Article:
Friday, September 27, 2013

"If You Knew Susie..." Remembering Susan L. Farmer

On Monday morning, September 16, we received word that Susan L. Farmer, former general manager and chief executive officer at WSBE for 17 years, had passed away.

In the days since her passing, there have been many wonderful things said and written about the woman who fiercely protected and shepherded this station through some dark stormy days into brighter ones. In those accolades, several words rise to the top like rich cream: trailblazer, pioneer, advocate; style, grace, humor, courage, grit, tenacity. In her politics, in her business management, and in her illness, those words describe her equally well.

Susan cared deeply about the station and she appreciated its education mission in the community. She made it her mission to spread the word locally about the treasure that is Rhode Island PBS - right in our back yard - and she took the message about the importance of public broadcasting to the national stage, too. Stories of her creative and fearless local budget battles have become legendary.

Halloween 1988
photo: Providence Journal
Susan retired from Rhode Island PBS in 2004 due to her illness. But that didn't stop her energy behind the scenes. Several of us at the station worked side by side with Susan, and we carry many memories of the day-to-day, as well as the extraordinary pledge drives and auctions. We mourn the loss of our public television champion, and send our condolences to the husband, daughters and sons in law, and beloved "grandmonkies" of this remarkable woman.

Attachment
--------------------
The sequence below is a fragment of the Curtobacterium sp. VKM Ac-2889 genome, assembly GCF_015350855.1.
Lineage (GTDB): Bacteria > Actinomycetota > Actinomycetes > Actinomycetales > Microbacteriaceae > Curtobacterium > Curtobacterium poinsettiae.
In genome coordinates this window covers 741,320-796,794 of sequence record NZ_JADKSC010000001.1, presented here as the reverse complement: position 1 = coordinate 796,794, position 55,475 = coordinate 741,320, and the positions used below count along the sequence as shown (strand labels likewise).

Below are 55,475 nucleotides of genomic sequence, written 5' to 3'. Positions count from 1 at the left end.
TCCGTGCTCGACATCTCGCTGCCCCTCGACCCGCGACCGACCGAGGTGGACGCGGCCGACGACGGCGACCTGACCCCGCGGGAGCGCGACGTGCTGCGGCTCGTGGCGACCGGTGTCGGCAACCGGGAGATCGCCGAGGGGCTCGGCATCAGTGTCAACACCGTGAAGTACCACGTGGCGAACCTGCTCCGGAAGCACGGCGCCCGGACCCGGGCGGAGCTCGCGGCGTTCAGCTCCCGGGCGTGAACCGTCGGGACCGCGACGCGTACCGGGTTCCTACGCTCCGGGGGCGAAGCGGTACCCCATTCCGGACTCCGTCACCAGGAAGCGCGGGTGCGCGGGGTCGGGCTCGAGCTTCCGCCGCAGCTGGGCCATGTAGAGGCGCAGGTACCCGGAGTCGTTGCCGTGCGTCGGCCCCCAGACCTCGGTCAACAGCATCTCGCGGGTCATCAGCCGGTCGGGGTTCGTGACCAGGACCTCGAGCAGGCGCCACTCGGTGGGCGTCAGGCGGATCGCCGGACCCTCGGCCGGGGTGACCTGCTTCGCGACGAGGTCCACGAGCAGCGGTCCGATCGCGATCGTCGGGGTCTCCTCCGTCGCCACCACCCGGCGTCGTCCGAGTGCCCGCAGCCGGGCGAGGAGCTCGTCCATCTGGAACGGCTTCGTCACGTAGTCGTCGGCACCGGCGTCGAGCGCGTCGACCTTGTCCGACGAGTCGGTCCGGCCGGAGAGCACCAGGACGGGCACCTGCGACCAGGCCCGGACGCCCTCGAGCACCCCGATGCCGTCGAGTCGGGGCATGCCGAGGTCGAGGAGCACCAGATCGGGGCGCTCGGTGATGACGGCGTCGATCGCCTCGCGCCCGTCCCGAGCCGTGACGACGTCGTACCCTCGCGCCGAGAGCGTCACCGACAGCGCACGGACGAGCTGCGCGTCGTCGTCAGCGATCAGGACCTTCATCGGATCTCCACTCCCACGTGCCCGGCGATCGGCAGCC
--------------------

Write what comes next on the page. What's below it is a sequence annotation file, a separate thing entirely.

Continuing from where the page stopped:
Auction 2004: Dave Richards, Susan Farmer, Heidi Farmer Piccerelli
When asked in 2005 what her greatest accomplishment was at Rhode Island PBS, Susan Farmer replied, "The station is here."

Indeed, the station is here, thanks in no small part to the vision, leadership, innovation, and courage of Susan Farmer.

There were many moving and delightful moments during the September 24 service at a brimming Grace Church in Downtown Providence, and one poem and one song are shared here.

There are several variations of this poem online, but this is the one chosen for Susan's service:
The Sailing Ship 
What is dying?
I am standing on the sea shore.
A ship at my side spreads her white sails to the morning breeze
and starts for the blue ocean.
She is an object of beauty and strength
and I stand and watch her until at length
she hangs like a speck of white cloud
just where the sea and sky come down to mingle with each other.
Then someone at my side says: "There! She is gone."
Gone! Where?
Gone from my sight, that is all.
She is just as large in the masts, hull and spar
 
as she was when she left my side,
and just as able to bear her load of living freight to the place of destination.
Her diminished size is in me, not in her.
And just at the moment when someone at my side says,
"There! She is gone,"
there are others who are watching her coming,
and other voices take up a glad shout:
"There! She comes."

And that is dying.
                                  - Bishop Charles Henry Brent (1862-1929)

Performed at the service as an instrumental by The Original Jelly Roll Soul Band, here is the Eddie Cantor classic. Enjoy!

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